NASHUA, N.H. – When Nashua police Capt. Jonathan Lehto was reported dead on Monday while on a trip to the West Coast, the cause of his death remained out of the headlines.

On Thursday, we learned that Lehto’s tragic death has been ruled a suicide. He had been visiting family in Seattle when he died.

He was 47-years old.

Police in Nashua, New Hampshire are mourning the loss of their brother. Chief Michael Carignan issued a sorrowful statement about his lead detective.

 

The statement, which was published by the Boston Herald, says that his own department had no idea that he was struggling the way he was.

“None of us picked up on the signs,” Carignan told the Herald on Thursday. “Most people say, ‘OK, we’ll keep it quiet.’ But it was important to me to put out the message that Jonathan Lehto would be remembered for how much he touched people. And it’s important to me to get the message out that what you’re going through is normal, and there are people to talk to. There’s no stigma, no career implications for asking for help.”

Carignan wanted to use Lehto’s tragic passing as an example of the fact that members of the blue are hurting… and something needs to be done. 

“The Nashua Police Department and Jon’s family acknowledge that suicide amongst law enforcement and other first responders is an epidemic. Jon’s suicide forced us to face the fact that we are not immune to this reality. We are committed to being vocal in an effort to bring attention to and make others aware of this crisis. Jon spent his career helping people. We are hopeful that by not remaining silent about Jon’s death by suicide, we can honor who he truly was and encourage others to reach out for help.”

The Herald wrote that officer suicide is absolutely an issue in the Commonwealth of Massachusetts. ‘At least 10 police officers killed themselves in 2016, eight each in 2017 and 2018, and two so far this year, according to Blue HELP’, the article noted.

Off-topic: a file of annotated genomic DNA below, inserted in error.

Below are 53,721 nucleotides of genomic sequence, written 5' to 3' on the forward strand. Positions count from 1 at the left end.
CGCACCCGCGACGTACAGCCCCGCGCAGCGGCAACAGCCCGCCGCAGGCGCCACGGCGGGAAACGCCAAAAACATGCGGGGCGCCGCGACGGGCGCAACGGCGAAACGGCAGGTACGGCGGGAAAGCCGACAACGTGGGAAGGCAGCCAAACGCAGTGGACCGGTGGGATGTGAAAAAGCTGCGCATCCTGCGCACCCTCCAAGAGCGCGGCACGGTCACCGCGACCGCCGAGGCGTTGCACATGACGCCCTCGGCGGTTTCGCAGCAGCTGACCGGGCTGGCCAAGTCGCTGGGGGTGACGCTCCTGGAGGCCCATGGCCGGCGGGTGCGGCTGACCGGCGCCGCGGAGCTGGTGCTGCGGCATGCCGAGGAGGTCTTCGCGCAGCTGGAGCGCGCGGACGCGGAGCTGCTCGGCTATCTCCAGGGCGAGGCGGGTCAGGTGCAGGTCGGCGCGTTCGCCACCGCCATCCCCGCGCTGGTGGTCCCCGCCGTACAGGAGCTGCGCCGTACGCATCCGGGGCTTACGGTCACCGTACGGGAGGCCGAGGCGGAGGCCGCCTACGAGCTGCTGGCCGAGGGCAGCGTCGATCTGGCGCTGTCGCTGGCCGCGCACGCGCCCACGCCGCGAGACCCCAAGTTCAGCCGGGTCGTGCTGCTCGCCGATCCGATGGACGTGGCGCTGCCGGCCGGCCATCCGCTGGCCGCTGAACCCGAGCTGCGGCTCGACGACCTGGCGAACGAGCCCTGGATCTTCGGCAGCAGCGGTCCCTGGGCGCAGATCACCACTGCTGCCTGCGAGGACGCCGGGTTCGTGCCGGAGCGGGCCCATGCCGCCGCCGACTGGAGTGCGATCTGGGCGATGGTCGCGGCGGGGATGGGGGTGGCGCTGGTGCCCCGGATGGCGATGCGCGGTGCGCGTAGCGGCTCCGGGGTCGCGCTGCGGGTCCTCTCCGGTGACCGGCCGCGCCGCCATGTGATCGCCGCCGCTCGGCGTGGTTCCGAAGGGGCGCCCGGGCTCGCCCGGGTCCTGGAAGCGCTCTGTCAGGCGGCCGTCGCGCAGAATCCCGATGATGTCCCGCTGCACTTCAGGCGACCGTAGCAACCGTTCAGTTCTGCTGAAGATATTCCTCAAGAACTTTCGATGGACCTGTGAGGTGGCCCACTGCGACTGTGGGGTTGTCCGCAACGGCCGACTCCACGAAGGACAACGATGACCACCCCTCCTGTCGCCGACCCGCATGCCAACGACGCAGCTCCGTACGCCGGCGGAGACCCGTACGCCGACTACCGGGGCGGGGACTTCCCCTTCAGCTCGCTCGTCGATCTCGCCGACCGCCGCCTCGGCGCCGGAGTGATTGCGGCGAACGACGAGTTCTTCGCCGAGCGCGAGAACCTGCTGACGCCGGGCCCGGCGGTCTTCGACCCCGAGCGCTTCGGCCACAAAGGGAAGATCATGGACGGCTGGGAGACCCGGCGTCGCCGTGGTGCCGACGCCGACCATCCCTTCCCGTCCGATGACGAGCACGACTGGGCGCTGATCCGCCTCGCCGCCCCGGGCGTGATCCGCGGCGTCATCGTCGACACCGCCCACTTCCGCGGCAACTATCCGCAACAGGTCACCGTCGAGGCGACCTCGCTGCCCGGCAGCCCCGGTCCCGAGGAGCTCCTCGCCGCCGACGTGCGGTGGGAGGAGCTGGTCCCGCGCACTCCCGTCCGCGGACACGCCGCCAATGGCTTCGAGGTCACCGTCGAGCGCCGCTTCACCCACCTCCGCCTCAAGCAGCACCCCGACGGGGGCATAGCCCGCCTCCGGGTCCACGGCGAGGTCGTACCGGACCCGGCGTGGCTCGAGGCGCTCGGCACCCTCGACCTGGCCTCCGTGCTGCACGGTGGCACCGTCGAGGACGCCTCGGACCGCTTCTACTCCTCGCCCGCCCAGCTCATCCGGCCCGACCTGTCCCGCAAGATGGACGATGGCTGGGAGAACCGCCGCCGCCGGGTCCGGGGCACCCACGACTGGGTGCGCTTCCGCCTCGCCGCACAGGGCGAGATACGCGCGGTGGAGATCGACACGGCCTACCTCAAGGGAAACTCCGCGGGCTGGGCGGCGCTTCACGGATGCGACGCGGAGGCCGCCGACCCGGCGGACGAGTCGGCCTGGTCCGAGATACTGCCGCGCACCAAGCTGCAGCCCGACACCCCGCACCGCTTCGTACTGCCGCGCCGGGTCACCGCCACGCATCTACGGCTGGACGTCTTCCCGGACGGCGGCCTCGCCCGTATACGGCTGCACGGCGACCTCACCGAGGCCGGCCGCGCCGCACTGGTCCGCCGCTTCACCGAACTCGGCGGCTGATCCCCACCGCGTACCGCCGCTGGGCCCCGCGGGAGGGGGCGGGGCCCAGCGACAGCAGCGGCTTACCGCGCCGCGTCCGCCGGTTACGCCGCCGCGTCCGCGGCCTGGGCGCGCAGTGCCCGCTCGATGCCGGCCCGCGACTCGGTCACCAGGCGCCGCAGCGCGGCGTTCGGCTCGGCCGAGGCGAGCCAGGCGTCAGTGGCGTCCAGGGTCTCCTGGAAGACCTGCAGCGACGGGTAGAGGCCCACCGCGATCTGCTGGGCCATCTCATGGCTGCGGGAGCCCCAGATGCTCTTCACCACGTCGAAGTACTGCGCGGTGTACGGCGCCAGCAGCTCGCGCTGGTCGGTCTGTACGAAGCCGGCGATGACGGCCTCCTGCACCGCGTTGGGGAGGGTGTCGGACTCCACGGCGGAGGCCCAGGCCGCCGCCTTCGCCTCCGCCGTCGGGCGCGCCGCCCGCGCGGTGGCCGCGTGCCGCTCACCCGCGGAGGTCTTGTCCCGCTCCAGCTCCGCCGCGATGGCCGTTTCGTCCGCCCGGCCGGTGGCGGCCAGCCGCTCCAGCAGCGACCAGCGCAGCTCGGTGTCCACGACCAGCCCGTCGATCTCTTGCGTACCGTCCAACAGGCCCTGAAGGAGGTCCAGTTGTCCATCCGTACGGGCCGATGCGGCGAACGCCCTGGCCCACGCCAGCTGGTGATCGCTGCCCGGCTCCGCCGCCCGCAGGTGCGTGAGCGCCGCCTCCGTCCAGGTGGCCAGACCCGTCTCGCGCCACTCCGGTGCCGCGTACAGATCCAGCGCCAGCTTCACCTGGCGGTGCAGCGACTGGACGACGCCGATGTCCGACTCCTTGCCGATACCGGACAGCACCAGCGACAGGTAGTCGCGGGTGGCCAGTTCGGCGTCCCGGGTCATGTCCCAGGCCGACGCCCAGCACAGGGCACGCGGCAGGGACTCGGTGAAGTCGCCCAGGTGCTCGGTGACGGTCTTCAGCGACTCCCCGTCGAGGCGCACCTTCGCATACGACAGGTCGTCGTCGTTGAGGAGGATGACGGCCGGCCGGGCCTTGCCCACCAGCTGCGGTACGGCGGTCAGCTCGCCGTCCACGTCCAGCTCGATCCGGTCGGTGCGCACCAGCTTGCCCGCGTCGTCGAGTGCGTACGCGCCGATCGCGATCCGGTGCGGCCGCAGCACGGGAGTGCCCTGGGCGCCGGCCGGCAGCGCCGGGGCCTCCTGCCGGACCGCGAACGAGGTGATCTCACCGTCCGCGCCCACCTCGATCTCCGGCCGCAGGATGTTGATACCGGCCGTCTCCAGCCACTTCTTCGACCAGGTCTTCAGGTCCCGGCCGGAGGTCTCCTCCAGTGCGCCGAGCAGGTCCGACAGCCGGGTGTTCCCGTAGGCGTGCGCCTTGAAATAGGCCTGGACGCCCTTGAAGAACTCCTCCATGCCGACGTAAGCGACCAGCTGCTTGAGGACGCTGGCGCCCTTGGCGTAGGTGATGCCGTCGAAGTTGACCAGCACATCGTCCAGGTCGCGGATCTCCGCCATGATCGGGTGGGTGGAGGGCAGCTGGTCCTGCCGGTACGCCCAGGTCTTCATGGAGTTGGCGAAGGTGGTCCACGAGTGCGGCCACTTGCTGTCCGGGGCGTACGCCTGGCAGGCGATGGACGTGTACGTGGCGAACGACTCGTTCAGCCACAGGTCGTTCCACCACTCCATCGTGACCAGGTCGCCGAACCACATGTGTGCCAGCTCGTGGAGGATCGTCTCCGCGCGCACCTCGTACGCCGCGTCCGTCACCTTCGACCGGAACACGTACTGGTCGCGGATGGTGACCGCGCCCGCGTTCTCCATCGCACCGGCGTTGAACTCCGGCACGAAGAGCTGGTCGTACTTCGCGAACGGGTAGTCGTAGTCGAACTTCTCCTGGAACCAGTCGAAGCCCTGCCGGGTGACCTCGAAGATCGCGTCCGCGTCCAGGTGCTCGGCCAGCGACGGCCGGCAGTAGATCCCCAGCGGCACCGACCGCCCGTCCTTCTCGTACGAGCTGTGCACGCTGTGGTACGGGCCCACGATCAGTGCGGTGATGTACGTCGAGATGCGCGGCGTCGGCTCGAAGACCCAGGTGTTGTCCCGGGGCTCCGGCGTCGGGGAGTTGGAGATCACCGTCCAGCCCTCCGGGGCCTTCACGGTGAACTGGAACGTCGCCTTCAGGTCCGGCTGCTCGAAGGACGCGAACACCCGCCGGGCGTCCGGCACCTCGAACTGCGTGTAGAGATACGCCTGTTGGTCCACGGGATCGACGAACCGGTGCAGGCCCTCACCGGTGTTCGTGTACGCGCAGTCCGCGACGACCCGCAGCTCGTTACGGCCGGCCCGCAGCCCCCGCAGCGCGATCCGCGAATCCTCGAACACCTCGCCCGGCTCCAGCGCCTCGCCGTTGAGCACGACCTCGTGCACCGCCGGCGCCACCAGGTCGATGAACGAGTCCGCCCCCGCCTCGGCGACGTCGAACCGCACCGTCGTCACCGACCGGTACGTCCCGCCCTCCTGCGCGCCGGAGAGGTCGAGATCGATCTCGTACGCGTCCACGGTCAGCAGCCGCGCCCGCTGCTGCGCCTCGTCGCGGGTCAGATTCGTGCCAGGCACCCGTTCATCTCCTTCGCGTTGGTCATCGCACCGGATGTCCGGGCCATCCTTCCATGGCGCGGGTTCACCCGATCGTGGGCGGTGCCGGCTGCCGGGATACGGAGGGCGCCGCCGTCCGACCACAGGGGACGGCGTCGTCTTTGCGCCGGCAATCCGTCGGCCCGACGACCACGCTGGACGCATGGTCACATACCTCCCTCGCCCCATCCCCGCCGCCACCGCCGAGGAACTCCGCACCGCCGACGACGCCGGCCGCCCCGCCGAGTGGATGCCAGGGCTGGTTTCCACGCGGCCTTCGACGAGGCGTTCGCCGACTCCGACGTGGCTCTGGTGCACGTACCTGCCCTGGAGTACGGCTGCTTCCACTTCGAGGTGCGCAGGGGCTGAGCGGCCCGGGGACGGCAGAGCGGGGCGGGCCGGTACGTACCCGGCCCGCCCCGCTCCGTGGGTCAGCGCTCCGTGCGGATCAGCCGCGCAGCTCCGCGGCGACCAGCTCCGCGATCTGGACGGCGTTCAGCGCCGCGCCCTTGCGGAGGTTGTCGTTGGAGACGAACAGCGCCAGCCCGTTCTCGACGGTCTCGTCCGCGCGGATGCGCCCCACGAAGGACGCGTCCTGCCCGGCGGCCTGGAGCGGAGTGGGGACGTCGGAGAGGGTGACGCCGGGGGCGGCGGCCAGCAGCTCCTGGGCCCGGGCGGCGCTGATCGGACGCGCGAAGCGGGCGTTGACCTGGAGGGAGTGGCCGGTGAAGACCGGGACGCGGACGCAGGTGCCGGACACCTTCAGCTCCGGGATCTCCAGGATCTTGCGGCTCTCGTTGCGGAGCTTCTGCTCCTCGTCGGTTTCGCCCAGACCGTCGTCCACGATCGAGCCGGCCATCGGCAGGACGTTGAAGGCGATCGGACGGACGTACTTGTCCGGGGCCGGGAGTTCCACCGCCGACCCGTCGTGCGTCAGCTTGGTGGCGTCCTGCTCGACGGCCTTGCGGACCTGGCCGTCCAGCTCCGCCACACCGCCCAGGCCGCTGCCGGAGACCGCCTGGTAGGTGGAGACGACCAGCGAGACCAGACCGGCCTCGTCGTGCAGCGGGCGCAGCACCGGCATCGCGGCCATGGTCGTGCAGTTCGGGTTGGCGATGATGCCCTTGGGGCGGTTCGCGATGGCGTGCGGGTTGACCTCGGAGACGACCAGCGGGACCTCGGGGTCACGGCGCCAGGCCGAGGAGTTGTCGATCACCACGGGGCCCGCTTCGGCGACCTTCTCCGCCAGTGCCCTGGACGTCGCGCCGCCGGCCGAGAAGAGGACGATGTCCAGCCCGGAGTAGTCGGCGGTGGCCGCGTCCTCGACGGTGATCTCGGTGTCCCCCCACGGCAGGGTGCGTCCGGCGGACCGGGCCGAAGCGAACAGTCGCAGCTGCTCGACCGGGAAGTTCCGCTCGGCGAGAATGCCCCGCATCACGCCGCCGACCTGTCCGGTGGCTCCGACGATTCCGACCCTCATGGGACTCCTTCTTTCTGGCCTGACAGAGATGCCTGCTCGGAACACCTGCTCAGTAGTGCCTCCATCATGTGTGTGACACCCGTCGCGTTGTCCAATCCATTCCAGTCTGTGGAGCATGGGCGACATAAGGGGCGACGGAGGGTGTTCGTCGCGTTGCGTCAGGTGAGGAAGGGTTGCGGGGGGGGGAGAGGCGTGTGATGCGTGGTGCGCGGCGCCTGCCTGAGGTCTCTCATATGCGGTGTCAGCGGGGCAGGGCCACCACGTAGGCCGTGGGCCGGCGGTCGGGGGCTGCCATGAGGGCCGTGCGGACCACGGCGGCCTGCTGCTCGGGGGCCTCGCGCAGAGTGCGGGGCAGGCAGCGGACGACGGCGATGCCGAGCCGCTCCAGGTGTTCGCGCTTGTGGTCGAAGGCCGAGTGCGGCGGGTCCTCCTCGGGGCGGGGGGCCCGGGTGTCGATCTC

Reports estimated that nearly 150 officers have taken their own lives this year. 

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Psychologist Miriam Heyman says we need to get rid of the stigma behind talking about mental illness.

“Mental health treatment is effective, but we live in a world that stigmatizes mental illness,” she said. “So there is silence around the issue, and that prevents first responders from accessing the help they need. They should know they’re not alone. And their leadership needs to take a more proactive approach.”

Former Boston Police Commissioner Edward F. Davis says that it’s a nationwide issue and needs special attention.

“The numbers tell the story, and it’s not being addressed quickly enough,” Davis said. “But we’re finding now, because this is such a huge problem with police and the military, that letting people know… may lift that cloak.”

Right after the news that Captain Lehto’s had taken his own life, we learned of another retired NYPD sergeant who lost his own battle with his demons.

Police in the town of Goshen, New York are sad to report the death of retired NYPD sergeant Jose “Joey” Pabon after they discovered he had taken his own life on Wednesday.

The New York Post reported that Pabon has become the latest member of the NYPD to commit suicide this year, bringing the number to a staggering 11 LEO’s lost to their own hand.

What usually amounts to an average of four or five officers killed by suicide each year has more than doubled… and the year is far from over.

Jose “Joey” Pabon was found dead in his New York state home on Wednesday morning. (Facebook)

 

The iconic city department has been blindsided by a massive increase of officers, both active duty and retired, who have taken their own lives since the beginning of the year. In 2019, nine active duty officers from the NYPD have committed suicide, along with two retired LEO’s.

Goshen Police say they were called to the scene of Pabon’s upstate New York home in Orange County on Wednesday just after midnight. Emergency crews found Pabon’s lifeless body with an apparent self-inflicted gunshot wound to the head. 

Authorities say that Pabon had worked for the Interval Affairs Bureau of the NYPD and had retired from the job about four years ago. 

 

Police say that his wife discovered the body, and that the retired sergeant did not leave a suicide note. 

Pabon reportedly signed on with the New York City force back in 1993, serving for approximately 12 years. He was just 49-years-old at the time of his death, sources said.

The string of suicides has forced New York City agency heads into full panic mode, stressing the importance of visiting mental health professionals or speaking with police chaplains or the different resources the department is trying to provide for those who are hurting.

Another retired sergeant from the NYPD took his life just over a week ago, on September 3.

 

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